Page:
No, it's usually first come, first serve...but

I DO try to avoid parking right next to someone else if there is space.
I DO try to respect tenters with my generator.
I DO leave the big pull through for the "elite" motor homes if other space is available.

It's just common courtesy and awareness of ones surroundings.
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Old 10-25-2012, 01:15 PM   #35
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Some of the redwoods parks have stated limits around 25 feet and the spots are tough to get into. They clearly we re designed for car camping years ago. (at right angles to loop roads).

I guess they are unwilling to cut down those pesky big trees to facilitate easy parking.
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Old 10-25-2012, 01:54 PM   #36
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With our solar panels, we wouldn't mind if a few trees went missing.

Tree removal is a bit of an issue in Yosemite. Prior to European-American occupation, the valley was managed with regular burns by the indigenous people. This kept the trees to a minimum and made both game and enemies easier to spot. The absence of any fires in the valley in the past hundred years increases the fuel load and the possibility of a catastrophic fire.

I remember the open vistas in the valley when I was a child, half a century ago. Now many panoramic views are blocked by trees that wouldn't have been there several hundred years ago.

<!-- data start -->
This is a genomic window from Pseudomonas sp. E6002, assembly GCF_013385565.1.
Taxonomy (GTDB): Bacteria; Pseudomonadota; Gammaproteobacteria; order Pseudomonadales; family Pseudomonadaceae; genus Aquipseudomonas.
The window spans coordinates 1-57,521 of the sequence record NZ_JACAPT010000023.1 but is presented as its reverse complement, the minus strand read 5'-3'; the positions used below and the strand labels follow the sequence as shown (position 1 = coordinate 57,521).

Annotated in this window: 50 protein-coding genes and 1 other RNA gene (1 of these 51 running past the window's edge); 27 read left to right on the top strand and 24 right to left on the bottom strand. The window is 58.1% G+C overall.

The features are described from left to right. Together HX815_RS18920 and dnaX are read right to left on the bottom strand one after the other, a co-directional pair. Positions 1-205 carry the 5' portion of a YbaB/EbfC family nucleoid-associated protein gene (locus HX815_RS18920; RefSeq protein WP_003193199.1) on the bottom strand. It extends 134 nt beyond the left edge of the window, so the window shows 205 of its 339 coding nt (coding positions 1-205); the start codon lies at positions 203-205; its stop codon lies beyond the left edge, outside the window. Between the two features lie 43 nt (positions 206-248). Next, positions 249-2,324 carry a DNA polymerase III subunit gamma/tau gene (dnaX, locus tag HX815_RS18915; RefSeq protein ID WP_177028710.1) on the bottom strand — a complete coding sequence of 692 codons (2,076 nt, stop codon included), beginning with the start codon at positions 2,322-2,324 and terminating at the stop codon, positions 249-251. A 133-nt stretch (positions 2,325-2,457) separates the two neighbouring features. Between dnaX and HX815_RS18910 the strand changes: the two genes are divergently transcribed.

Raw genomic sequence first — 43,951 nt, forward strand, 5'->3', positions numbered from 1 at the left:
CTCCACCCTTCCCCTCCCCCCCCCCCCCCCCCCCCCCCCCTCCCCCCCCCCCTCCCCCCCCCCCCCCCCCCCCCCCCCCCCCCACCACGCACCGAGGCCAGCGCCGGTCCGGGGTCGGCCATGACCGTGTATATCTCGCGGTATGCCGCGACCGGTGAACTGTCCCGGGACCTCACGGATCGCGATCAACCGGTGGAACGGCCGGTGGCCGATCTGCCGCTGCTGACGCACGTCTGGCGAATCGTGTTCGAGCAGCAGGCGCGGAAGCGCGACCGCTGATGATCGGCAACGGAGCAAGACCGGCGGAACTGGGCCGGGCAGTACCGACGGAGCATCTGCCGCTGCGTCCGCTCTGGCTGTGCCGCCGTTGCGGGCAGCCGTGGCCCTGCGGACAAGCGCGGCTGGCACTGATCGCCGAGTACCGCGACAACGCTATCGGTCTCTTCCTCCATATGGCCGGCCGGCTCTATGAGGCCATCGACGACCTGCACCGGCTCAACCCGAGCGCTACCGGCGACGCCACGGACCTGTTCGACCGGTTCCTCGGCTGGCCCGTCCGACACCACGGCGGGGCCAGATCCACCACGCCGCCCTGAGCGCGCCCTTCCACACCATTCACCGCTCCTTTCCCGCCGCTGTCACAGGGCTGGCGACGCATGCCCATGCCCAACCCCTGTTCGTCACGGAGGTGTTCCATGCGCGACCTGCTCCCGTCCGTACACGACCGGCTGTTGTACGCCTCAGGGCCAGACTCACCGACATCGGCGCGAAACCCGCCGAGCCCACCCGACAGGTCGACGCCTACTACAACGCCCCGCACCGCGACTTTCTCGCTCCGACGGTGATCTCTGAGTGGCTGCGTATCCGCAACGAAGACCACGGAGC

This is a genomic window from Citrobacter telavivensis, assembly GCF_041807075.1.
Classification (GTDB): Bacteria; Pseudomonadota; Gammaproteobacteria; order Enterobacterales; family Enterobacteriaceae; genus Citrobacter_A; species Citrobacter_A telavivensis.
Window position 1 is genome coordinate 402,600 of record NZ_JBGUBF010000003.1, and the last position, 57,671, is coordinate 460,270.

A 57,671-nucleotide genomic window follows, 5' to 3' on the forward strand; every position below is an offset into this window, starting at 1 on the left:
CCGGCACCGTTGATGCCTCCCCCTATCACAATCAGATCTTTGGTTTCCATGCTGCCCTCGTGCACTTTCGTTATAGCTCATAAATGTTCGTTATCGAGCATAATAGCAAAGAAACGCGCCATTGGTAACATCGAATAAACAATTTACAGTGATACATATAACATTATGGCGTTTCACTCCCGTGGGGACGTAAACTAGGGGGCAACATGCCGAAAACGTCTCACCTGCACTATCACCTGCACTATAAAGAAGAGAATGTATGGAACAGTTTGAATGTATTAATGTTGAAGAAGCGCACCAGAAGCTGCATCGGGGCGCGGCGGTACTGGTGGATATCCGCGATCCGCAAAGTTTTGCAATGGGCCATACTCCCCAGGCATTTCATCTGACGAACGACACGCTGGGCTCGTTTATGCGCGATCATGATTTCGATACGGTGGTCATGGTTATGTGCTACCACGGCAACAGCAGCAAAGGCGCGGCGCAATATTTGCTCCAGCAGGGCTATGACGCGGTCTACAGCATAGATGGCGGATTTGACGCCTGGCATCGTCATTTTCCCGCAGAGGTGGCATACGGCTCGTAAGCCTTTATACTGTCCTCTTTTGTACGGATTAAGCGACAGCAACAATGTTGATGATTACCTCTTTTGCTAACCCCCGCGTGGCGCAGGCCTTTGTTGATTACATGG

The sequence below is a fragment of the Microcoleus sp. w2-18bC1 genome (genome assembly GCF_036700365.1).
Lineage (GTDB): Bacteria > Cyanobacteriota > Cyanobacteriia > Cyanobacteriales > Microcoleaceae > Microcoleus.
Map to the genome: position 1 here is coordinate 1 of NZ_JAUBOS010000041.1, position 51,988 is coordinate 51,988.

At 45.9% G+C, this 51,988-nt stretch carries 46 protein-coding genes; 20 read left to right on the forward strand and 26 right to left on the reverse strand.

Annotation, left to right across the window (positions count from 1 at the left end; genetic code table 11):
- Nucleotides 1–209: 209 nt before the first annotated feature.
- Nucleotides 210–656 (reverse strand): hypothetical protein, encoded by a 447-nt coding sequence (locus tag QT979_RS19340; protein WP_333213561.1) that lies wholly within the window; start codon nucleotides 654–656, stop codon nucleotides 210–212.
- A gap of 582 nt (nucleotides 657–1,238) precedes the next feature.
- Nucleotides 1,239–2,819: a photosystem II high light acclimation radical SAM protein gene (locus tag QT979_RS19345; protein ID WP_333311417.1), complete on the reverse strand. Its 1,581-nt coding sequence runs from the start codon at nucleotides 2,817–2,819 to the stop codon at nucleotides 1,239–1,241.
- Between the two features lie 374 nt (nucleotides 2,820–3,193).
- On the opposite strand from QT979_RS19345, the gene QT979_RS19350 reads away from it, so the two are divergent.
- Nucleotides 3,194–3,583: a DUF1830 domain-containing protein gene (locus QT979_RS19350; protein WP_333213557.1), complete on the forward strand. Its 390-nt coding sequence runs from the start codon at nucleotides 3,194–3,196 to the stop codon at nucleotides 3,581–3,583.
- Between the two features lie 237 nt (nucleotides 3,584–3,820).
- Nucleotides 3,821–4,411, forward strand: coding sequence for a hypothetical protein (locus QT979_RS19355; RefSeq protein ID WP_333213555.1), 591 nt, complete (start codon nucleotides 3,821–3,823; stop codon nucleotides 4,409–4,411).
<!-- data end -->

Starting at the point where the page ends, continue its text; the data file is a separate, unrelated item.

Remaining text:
But visitors might be turned off by the sound of chain saws or the smoke of a controlled burn. It will be interesting to see what happens, and if any more space will open up in those campsites.
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Old 10-25-2012, 02:00 PM   #37
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Attached find a useful document detailing the capacities of the upper pines campsites in Yosemite valley... I've not been able to find a version of this for the other two major areas in the valley but I would be surprised if it does not exist.

I just spoke with a ranger at the phone number in the document who was not aware of this document (it is 13 years old) - and he said that it could be out of date.

I said I thought it would be great to bring this document up to date, he said no way, he didn't want to publish pad measurements and he directed me to recreation.gov for the official list of site capacities.
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File Type: pdf Upper_Pines_site_descriptions.pdf (878.1 KB, 91 views)
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Old 10-25-2012, 02:15 PM   #38
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And here is some more detail on the current draft future development plan for Yosemite valley vis a vis RVs and trailers... Note this could be implemented next year, in 30 years or never - so it's far from a done deal.

Parking

* Overnight visitors would still be able to drive into Yosemite Valley and park at their lodging or campsite.

* Day visitors to Yosemite Valley would park at the 550-space day- visitor parking area in Yosemite Village or would use an out-of-Valley parking area and take a shuttle bus into the Valley during the busiest seasons.

* Shuttle bus service would be expanded in the east Valley and new service would be provided in the west Valley.

* Until all shuttle buses become accessible, visitors with disabilities would be able to drive into Yosemite Valley.

Lodging